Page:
Wednesday, 23 June 2010

The next wine was loaded this morning from the tiny 3ha Dubes family property in St Emilion

Their vineyards neighbour two truly great estates Chateau Larcis Ducasse and Chateau Pavie. The magnificent vintage of 2009 certainly puts this wine up there with the best and I will ensure the Chai barrel-ageing will make this an absolute cracker!

Flowering has also finished here in St Emilion - patchy in places but looks healthy and the grapes can now be clearly seen, here we go again!

With that done I am on the road heading south to blend and finalise the 2009 Viognier in Carcassone with my old friend Richard Osborne, chief winemaker at domaines Degrote. I have never seen, smelled or tasted varietal character like this for quite some time! Luckily all was blended and decided before the French lost and were eliminated from the World Cup as at the end of the day all the cellar staff were in foul moods. Cellar master Antonio is Portuguese so at least he was happy!

Off to the Herault tomorrow to get the new Cabernet de Canet then a quick stop to make sure the 2009 Champs d'Etoile is bottled perfectly before heading back to the Chai as the La Voute Chardonnay needs me. Is this what its like having lots of demanding children I begin to wonder?


Tuesday, 22 June 2010

Back In The Chai

I am back in the Chai after a great holiday in French and Spanish Catalonia. Libby and I started our holiday in Perpignan and made our way down the coast crossing into Spain and heading inland through Figueres to Can Serola. Here we stayed at an absolutely amazing hotel lost high in the green foothills of the Spanish Pyrenees.

We visited some of the surrounding villages, one being the picturesque old town of Besalu, good tapas and good dry Xarrelo I remember well!

We sadly left the mountains after a couple of days and headed to the coast of Catalonia but stopped off first at Figueres – the birth town of artist Salvador Dali – and visited his very bizarre museum. The museum is well worth a visit even if it does leave you a bit dazed and confused afterwards!

We finally arrived in the small fishing town of Cadeques late Sunday where we took over our keys for an apartment close to the town centre and with great views from the terrace over the bay of Cadeques. That evening we sampled some local wine and discovered a very interesting white wine from Emporda made by Martin Faixo and from a rare blend of 91% Picapoll Blanc (known as Picpoul in France) and 9% Muscat.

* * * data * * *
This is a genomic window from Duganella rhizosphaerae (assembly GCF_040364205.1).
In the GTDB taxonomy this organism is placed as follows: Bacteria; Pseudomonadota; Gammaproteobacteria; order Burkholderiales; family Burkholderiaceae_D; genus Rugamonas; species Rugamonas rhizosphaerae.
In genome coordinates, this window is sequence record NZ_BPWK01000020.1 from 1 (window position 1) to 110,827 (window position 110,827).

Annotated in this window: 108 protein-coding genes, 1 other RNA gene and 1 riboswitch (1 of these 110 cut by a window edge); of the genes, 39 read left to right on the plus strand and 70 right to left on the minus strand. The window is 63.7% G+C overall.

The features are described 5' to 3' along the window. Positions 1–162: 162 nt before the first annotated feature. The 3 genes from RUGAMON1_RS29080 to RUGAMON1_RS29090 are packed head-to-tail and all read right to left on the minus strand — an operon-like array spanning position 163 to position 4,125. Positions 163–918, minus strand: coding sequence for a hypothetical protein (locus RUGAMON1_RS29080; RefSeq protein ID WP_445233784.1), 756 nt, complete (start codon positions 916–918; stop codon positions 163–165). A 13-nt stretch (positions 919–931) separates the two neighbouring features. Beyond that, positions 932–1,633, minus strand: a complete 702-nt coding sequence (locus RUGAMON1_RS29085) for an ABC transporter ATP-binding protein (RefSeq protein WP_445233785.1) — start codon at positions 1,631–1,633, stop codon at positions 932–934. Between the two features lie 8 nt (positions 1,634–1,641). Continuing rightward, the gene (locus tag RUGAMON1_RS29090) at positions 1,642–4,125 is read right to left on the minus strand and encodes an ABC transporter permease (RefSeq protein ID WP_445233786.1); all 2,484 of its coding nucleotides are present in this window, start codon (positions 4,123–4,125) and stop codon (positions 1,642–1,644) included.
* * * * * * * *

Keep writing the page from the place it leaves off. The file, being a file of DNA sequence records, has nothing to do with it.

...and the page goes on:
The rest of the week the car remained stationary and we wandered in and around the village lunching on tapas. For dinner we picked up freshly caught bream, squid and sardines for the barbeque on the terrace and of course an interesting wine to go with it!

Before leaving Cadeques we stumbled on an equivalent to our ‘Voyager’ restaurant back home in Castillon. It was bustling with workers, older people there for their daily rations, the odd curious and worried looking tourist. Menus were in Catalan only, grumpy chef, efficient and pleasantly rude staff – love it!

With only a vague idea of what we ordered the food that came was superb and you could now see why the place was packed full. We had red peppers stuffed with salt cod mash, ham croquets, grilled conejo (rabbit) and whole fried baby squid, tomato bread, best chips since the voyageur and all washed down with red carafe table wine, perfect!

Some memorable wines tasted during the holiday were:

• Always good Manzanilla La Guitara
• DO Cataluyna Samso (Carignan) 09' by Ramon Roqueta
• 100% Samso Emporda 2007 Rigau Ros
• Prado Enea 2000 Gran Reserva Rioja (Muga)
• 1999 Rioja alta from Vina Ardanza
• 100% Tempranillo 2004 Ferratus Ribera del Duero from Bodegas Cuevas Jimenez
• 1995 Gran Reserva Rioja from Bodegas La Rioja Alta SA
• 'Adaia' Organic Cava (in a rather special bottle!)

Most people bring back a few bottles from their holidays but not me I came back with 30,000 litres! As soon as we crossed the border back into France there were already two trucks waiting for me in Maury – one for the 2009 Vent de Folie the other for the Syrah de Folie 09’. They were soon loaded and I was heading straight back to the Chai.

Whilst I had been away cellar master Denis had been filling the new Dordogne cellar with barrels ready for the arrival of the 2009 wines. It’s a good job he’s been busy as tomorrow I am off to St. Emilion to pick up another one of our wines for ageing in the Chai.


Monday, 7 June 2010

It's Oh So Quiet!

The Chai is finished at long last and the builders have gone. It seems very weird indeed without the banging, drilling and sawing noises and builders banter. The large office space upstairs looks incredible and is just waiting for the energy of the staff and wine sales team who move in Monday morning!